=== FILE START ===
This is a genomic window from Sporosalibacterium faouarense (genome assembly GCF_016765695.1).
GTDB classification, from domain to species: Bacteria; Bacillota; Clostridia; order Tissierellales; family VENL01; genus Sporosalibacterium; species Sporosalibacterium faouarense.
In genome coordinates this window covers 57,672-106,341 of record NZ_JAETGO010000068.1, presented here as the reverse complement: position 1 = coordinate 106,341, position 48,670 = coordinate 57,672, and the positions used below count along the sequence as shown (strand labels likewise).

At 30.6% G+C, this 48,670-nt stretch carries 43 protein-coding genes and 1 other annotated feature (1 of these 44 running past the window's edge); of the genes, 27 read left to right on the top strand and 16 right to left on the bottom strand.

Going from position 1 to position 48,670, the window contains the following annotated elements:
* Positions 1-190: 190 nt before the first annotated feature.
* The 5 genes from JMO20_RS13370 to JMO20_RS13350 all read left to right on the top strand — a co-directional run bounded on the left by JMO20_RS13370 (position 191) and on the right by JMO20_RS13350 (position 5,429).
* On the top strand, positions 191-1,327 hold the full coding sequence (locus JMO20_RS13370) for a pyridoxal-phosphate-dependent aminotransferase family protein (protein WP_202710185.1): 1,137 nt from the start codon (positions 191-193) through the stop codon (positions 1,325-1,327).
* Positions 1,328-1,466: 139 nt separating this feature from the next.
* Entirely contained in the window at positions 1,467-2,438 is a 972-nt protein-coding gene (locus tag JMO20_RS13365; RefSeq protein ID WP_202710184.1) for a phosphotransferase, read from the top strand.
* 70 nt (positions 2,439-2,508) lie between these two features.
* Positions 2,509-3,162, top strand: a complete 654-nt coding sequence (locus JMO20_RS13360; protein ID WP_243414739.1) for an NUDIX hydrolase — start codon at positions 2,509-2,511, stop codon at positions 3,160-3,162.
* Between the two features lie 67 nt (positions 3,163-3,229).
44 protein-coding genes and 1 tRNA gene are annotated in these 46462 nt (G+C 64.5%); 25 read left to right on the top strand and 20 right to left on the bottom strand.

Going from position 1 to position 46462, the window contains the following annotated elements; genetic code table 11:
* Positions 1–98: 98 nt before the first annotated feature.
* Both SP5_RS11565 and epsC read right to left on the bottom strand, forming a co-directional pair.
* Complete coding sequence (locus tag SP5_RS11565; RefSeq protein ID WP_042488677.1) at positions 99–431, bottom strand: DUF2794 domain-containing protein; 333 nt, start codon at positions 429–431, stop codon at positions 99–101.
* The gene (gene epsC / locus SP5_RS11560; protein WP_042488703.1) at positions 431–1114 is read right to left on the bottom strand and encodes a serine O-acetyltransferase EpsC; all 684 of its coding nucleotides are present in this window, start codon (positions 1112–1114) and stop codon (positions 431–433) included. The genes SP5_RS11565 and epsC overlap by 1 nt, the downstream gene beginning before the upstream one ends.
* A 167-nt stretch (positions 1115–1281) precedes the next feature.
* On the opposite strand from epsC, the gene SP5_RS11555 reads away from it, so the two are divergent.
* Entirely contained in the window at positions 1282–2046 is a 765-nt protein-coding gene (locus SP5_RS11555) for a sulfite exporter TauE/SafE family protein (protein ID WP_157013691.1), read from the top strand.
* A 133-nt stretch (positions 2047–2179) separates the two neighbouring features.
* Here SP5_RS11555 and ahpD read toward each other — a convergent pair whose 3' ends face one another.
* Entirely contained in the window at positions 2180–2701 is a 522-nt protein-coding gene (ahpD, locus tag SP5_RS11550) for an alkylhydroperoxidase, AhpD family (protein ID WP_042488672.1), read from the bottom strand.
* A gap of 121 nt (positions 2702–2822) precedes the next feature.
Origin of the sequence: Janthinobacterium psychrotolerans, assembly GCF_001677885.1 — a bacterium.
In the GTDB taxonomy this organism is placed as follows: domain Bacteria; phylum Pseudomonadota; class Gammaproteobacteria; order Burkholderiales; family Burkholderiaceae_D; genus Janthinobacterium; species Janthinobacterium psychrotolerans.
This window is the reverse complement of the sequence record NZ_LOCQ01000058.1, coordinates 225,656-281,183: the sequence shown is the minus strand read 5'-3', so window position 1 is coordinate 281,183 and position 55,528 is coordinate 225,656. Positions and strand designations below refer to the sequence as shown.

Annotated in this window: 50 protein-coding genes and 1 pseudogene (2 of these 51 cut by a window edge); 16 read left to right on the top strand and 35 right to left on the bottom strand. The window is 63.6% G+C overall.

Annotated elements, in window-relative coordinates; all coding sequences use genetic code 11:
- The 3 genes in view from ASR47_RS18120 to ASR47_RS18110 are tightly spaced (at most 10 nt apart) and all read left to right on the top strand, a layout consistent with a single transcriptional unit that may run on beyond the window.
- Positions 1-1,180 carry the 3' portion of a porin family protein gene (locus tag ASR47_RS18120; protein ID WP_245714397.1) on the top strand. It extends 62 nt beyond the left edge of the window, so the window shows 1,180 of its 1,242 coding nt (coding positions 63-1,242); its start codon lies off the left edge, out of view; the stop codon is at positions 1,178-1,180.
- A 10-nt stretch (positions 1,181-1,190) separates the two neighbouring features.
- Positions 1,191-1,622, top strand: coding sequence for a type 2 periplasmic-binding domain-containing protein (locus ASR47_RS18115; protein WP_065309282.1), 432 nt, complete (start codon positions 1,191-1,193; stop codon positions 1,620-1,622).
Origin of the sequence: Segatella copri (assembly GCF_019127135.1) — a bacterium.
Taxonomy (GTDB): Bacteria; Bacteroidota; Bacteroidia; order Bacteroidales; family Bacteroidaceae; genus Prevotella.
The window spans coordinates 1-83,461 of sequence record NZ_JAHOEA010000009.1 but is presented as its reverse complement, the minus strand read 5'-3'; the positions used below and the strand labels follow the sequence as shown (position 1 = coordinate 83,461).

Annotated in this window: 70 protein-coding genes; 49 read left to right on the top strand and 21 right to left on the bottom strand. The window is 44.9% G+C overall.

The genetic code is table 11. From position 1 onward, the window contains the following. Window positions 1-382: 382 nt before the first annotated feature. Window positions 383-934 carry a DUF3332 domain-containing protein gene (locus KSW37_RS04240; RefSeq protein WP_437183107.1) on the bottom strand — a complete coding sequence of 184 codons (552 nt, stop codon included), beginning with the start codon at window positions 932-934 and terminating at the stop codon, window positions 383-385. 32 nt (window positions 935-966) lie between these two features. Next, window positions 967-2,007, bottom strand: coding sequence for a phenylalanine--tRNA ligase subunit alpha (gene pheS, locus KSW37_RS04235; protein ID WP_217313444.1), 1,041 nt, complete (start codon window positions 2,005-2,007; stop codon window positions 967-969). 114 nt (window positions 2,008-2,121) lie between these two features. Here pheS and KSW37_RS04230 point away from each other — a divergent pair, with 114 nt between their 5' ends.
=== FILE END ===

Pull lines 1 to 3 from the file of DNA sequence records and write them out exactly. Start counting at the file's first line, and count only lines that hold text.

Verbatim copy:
This is a genomic window from Sporosalibacterium faouarense (genome assembly GCF_016765695.1).
GTDB classification, from domain to species: Bacteria; Bacillota; Clostridia; order Tissierellales; family VENL01; genus Sporosalibacterium; species Sporosalibacterium faouarense.
In genome coordinates this window covers 57,672-106,341 of record NZ_JAETGO010000068.1, presented here as the reverse complement: position 1 = coordinate 106,341, position 48,670 = coordinate 57,672, and the positions used below count along the sequence as shown (strand labels likewise).